Sally Ride

Sally Ride

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Sally Kristen Ride (born May 26, 1951) is an American physicist and a former NASA astronaut who, in 1983, became the first American woman and youngest American (at the time) to enter outer space. She was preceded by two Soviet women, Valentina Tereshkova (1963) and Svetlana Savitskaya (1982).

Early life and education

Sally Ride was born in Los Angeles in 1951 , and is the oldest child of Carol Joyce (née Anderson) and Dale Burdell Ride. She is of Norwegian ancestry. Sally has a sister named Karen "Bearful" Ride, who became a Presbyterian minister. Dr. Ride attended Portola Middle School and Westlake School for Girls in Los Angeles (now Harvard-Westlake School) on a scholarship, where she played tennis. In addition to being interested in science she was a nationally ranked tennis player. She initially attended Swarthmore College but received her bachelor's degrees (in English and physics) from Stanford University near Palo Alto, California. She then received a master's degree and a Ph.D. in physics at the same institution, while doing research in astrophysics and free-electron laser physics.

NASA career

Ride was one of 8,900 people to answer an advertisement in a newspaper seeking applicants for the space program. As a result, Ride joined NASA in 1978. During her career, Sally was the Capsule Communicator (CapCom) for the second and third Space Shuttle flights (STS-2 and STS-3) and helped develop the Space Shuttle's robot arm. On June 18, 1983, she became the first American woman in space as a crewmember on Space Shuttle Challenger for STS-7. On STS-7, the 5-person crew deployed two communications satellites, conducted pharmaceutical experiments, and was the first to use the robot arm in space and the first to use the arm to retrieve a satellite. Her second space flight was in 1984, also on board the Challenger. She has cumulatively spent more than 343 hours in space. Ride was 8 months into training for her third flight at the time of the Space Shuttle Challenger accident. She was named to the Presidential Commission investigating the accident, and headed its Subcommittee on Operations. After the investigation, Ride was assigned to NASA headquarters in Washington, DC. There she led NASA's first strategic planning effort, authoring a report entitled "Leadership and America's Future in Space", and founded NASA's Office of Exploration. Ride married fellow NASA Astronaut Steve Hawley in 1982, but the two divorced in 1987.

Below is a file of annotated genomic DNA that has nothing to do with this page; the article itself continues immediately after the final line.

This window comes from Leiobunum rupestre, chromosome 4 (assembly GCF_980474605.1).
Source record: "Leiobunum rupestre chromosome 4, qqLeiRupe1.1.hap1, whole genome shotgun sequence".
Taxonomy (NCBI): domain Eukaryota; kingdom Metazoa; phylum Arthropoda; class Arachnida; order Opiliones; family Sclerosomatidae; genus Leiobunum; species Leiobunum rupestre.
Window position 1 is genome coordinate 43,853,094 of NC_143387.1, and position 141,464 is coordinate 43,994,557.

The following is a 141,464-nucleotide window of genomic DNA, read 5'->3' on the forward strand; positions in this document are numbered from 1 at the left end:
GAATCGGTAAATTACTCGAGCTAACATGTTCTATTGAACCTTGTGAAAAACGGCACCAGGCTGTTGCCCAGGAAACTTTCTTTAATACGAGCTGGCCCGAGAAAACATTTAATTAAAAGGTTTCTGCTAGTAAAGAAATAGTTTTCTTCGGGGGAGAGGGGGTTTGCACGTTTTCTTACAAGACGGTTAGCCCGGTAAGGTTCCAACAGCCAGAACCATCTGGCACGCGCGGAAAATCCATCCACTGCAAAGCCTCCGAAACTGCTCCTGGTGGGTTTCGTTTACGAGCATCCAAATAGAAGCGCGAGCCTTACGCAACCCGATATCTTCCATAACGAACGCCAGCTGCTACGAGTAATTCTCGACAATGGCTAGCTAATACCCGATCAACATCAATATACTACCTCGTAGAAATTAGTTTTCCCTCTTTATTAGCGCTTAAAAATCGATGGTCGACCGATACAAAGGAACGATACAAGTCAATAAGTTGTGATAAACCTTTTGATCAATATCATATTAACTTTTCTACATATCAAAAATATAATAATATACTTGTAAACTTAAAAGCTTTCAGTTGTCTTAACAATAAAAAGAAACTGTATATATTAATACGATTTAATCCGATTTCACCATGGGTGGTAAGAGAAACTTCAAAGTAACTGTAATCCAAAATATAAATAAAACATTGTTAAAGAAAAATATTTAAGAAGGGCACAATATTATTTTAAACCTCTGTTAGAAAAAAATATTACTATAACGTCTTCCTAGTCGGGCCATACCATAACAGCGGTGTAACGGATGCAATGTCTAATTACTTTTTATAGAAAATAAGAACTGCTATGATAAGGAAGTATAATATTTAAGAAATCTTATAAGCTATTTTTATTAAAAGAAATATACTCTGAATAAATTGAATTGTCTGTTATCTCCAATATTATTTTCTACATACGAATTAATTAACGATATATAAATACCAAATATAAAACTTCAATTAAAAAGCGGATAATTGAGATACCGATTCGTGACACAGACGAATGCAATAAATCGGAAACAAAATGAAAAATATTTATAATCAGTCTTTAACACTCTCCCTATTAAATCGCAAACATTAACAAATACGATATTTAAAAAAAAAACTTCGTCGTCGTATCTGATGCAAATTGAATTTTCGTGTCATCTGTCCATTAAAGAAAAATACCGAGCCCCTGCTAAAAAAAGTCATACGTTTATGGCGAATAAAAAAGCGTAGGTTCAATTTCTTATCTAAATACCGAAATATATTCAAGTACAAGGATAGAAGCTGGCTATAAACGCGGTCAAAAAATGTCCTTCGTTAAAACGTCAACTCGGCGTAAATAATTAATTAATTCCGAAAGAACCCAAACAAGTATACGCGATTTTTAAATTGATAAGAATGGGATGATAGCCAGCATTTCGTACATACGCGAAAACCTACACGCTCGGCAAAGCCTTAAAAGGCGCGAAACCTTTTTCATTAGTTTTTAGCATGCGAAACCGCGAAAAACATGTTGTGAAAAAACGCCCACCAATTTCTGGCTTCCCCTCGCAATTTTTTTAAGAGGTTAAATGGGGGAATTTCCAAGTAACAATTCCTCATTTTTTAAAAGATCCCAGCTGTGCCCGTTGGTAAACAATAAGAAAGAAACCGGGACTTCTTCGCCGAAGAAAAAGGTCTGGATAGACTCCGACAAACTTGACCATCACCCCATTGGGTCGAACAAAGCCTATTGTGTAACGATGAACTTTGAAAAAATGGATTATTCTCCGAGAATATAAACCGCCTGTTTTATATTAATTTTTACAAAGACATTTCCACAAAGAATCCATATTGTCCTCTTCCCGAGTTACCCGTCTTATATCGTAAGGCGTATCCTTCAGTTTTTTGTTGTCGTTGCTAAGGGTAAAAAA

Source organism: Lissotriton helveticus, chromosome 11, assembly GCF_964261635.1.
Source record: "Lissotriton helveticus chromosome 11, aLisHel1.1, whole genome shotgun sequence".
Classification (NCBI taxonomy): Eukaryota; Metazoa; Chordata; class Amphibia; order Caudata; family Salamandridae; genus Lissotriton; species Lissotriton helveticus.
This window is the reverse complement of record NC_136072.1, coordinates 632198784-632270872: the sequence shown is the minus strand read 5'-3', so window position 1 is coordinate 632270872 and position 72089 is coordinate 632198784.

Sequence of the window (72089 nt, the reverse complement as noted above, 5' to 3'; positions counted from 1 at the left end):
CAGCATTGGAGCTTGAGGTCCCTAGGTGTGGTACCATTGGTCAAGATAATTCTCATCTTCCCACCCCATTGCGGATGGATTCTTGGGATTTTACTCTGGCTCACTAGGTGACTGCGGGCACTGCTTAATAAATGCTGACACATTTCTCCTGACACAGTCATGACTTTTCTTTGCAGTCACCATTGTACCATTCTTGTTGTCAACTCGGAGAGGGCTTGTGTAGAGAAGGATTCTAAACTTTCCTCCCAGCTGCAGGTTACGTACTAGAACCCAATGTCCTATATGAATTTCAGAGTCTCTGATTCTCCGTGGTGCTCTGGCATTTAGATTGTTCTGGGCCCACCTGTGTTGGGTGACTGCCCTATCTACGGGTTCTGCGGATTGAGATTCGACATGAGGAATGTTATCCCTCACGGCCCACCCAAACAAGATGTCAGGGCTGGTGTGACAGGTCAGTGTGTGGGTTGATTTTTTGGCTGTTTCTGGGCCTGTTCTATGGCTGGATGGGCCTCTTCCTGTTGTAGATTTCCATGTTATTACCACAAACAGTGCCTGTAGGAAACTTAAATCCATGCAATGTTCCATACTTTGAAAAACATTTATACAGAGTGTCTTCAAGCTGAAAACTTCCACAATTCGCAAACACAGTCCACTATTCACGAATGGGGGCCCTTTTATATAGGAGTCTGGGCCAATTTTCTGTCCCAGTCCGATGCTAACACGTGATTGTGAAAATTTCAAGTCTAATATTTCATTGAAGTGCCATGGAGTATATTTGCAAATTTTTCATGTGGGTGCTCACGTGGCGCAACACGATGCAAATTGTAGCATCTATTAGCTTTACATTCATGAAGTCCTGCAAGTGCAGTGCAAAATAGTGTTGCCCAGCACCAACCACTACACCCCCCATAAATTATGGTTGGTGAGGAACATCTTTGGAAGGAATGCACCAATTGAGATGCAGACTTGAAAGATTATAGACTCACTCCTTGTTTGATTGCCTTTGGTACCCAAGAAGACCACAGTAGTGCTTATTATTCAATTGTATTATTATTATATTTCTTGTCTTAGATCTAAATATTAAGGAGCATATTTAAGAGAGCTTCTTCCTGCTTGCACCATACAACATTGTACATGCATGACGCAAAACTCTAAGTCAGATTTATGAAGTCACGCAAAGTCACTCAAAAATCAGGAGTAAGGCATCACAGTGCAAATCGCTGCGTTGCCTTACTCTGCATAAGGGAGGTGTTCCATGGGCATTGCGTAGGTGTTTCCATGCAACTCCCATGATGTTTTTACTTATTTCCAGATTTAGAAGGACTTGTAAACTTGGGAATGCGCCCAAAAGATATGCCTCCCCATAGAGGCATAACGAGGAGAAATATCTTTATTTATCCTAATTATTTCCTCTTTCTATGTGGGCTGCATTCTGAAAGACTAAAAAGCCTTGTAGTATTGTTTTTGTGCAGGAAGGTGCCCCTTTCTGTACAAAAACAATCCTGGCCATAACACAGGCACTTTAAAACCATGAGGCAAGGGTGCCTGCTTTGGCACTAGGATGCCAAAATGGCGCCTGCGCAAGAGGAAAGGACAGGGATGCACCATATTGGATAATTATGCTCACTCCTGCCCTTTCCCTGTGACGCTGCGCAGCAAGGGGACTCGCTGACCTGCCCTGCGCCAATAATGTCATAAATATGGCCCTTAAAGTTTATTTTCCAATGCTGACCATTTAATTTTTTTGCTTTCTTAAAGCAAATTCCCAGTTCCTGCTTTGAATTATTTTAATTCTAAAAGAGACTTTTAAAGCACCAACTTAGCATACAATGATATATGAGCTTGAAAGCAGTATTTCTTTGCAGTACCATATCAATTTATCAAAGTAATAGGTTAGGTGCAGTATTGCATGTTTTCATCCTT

After NASA

In 1987, Ride left to work at the Stanford University Center for International Security and Arms Control. In 1989, she became a professor of physics at the University of California, San Diego and Director of the California Space Institute. In 2003, she was asked to serve on the Space Shuttle Columbia Accident Investigation Board. She is currently on leave from the university, and is the President and CEO of Sally Ride Science, a company she founded in 2001, that creates entertaining science programs and publications for upper elementary and middle school students, with a particular focus on girls.

Ride has written or co-written multiple books on space, aimed at children with the goal of encouraging children to study science.

Awards and honors

Ride has received numerous honors and awards, including the Jefferson Award for Public Service, the von Braun Award, the Lindbergh Eagle, and the NCAA's Theodore Roosevelt Award. She has been inducted into the National Women's Hall of Fame, and the Astronaut Hall of Fame, and has twice been awarded the National Spaceflight Medal. Ride is the only person to serve on both of the panels investigating Shuttle accidents (those for the Challenger accident and the Space Shuttle Columbia disaster). Two elementary schools in the United States are named after her: Sally K. Ride Elementary School in The Woodlands, Texas, and Sally K. Ride Elementary School in Germantown, Maryland.

On December 6, 2006, California Governor Arnold Schwarzenegger and First Lady Maria Shriver inducted Ride into the California Hall of Fame located at The California Museum for History, Women, and the Arts.

Bibliography

References

External links

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